That's a good point. So where are these companies? Where are they located?
They are everywhere. Funny enough, when we started compiling the research for the book, our impression was they were in the “middle coast.” Not the east coast, not the west coast, mostly in the middle coast. But interestingly enough, they're actually on the east coast and the west coast as well. Tesla is a very good example of a manufacturing company running in Fremont, California, in the heart of Silicon Valley. But these companies are everywhere. I think HEICO, if you look at it, based out of Florida, their businesses are in 80 cities across the country. Simpsonville we've cataloged in the book as a great example on the east coast where it's benefited from the tire industry and Sealed Air being in that particular region. Obviously the Midwest has a bunch of these around Milwaukee, and a lot of clusters are coming up around the Texas area. So they literally are everywhere, and that's why I think they are actually a great vehicle for ensuring the economic prosperity of the country, because just the reach is so vast.
Workers in the US manufacturing sector
Do we have a sense of sort of the employment numbers? How many companies are we talking about, and do we have a sense of the employment?
If you look at the industrial structure itself, I think it employs, at least from my last count, close to 18 to 20 percent of our overall labor base. I think if you look at it purely from a perspective of the number of companies, there are nearly 4,000 companies in the US which are industrial or manufacturing something or the other. Now, the cool part about all this is, in my opinion, most of them—I think three out of four of those 4,000 companies—are actually private companies. So you'll not find them on the NASDAQ or the Dow Jones. They're not traded publicly. They're held by private and mostly are family-owned companies which gives them a sense of resoluteness, which is very unique.
And then number two is, close to 80 percent of these folks are actually fairly small in size. So south of $5 billion of revenue. These are, in the end, in numbers, tremendous. We hear about all of the big ones, but more than 75 to 90 percent, depending on what metric you look at, are companies which are not being publicly traded, are much smaller companies, and they are all over the country. That gives them the reach and the numbers. As I mentioned, they are close to about 18, 20 percent of the employment base. I think the coolest part about these guys, as we think about their impact on employment, is the two factors about this industry, which are pretty different and unique. Number one: You don't necessarily need a college degree to be a participant in this industry. People with vocational training, welding, fabrication training, can go join this industry that has really healthy careers. That's one. The labor market they cater to is much broader than other sectors, like if you take service or technology for that matter. And then number two: Compared to several other sectors, the pay in this sector, given that it's a fairly stable sector, is, depending on what analysis, anywhere between 40 to 100 percent higher than the average. More people get the chance to get employed. Over time, they all learn more than what their potential alternatives might be, and their reach is pretty high. All these factors have contributed to a huge engine for employment. And then, in turn, economic growth.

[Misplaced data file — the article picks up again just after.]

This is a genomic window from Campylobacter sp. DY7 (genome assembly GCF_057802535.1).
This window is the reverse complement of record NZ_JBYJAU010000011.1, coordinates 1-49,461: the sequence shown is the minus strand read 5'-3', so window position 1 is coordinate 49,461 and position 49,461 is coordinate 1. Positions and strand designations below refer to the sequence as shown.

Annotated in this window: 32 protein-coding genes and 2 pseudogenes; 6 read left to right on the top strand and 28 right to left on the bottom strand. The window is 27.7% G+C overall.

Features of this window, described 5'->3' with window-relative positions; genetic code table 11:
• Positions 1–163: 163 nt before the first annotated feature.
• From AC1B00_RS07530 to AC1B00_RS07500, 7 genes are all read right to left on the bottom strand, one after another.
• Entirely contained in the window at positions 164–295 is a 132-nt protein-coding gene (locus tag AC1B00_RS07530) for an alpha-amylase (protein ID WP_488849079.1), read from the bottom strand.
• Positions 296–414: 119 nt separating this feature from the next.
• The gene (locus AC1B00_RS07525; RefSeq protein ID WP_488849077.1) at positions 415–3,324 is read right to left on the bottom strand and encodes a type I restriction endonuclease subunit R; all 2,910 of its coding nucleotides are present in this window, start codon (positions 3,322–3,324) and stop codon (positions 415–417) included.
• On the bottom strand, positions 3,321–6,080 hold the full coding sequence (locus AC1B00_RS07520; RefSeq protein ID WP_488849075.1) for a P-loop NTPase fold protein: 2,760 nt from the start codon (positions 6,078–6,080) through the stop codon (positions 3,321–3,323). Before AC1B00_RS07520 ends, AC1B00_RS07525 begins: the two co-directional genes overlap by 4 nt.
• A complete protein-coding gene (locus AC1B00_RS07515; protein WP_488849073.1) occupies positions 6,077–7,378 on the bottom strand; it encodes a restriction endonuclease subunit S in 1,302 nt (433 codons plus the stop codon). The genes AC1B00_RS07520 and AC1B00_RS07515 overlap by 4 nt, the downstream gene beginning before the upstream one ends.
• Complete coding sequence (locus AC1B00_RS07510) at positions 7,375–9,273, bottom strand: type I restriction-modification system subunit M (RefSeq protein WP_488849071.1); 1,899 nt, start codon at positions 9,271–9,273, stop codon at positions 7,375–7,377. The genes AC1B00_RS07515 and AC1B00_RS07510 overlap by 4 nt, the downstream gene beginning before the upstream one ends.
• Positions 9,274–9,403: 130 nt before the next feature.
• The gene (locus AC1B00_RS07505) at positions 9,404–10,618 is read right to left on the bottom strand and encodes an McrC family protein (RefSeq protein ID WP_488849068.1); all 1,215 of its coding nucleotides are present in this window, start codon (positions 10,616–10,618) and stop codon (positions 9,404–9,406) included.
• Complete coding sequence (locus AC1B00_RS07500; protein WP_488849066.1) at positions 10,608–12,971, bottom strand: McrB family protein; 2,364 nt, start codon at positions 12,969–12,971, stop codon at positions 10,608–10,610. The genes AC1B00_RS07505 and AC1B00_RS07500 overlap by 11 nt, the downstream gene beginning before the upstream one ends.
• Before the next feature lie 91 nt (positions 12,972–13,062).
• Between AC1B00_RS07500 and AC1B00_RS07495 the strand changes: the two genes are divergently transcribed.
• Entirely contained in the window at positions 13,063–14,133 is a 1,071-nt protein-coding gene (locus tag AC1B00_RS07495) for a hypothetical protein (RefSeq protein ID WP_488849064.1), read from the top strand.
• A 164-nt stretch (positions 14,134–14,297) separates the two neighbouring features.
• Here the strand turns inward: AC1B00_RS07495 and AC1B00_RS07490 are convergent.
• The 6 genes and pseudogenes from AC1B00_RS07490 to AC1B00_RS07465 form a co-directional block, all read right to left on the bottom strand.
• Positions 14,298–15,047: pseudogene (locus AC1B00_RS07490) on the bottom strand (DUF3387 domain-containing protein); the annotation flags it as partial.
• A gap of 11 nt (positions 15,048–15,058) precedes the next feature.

How big a challenge is finding all those workers for these companies? That seems to be a big one.
That's a huge one. And I think as we looked at least for the book and looking down [at] the things we need to change, the things which executives need to change about how they talk about their companies, how they run their companies. But I think the biggest change we need is in the labor supply area. And I think this is where the government and the public agencies have to come in and play a more active role. We're seeing some of that happen now with the CHIPS Act recently where obviously the government is putting a lot more emphasis on the local manufacturing industry. But I think this is the biggest challenge. Even if you compare the US with some of the other countries like Germany or China for that matter, that's where I think there is a big scope of improvement for us to essentially enable some of these public agencies, through funding, through programs with community colleges, through programs with vocational institutes, to essentially get more and more of that supply up. I think if you look at COVID times certainly when demand for a lot of these products like PPE or some of the home equipment went up because everybody started staying at home, the biggest challenge actually was to get workers to get to the factory, to be able to run these factories on more than one shift, to be able to cater to the increased demand. So far what we've seen, the government is headed in the right direction. I'm assuming more will come, which I think will be really fantastic.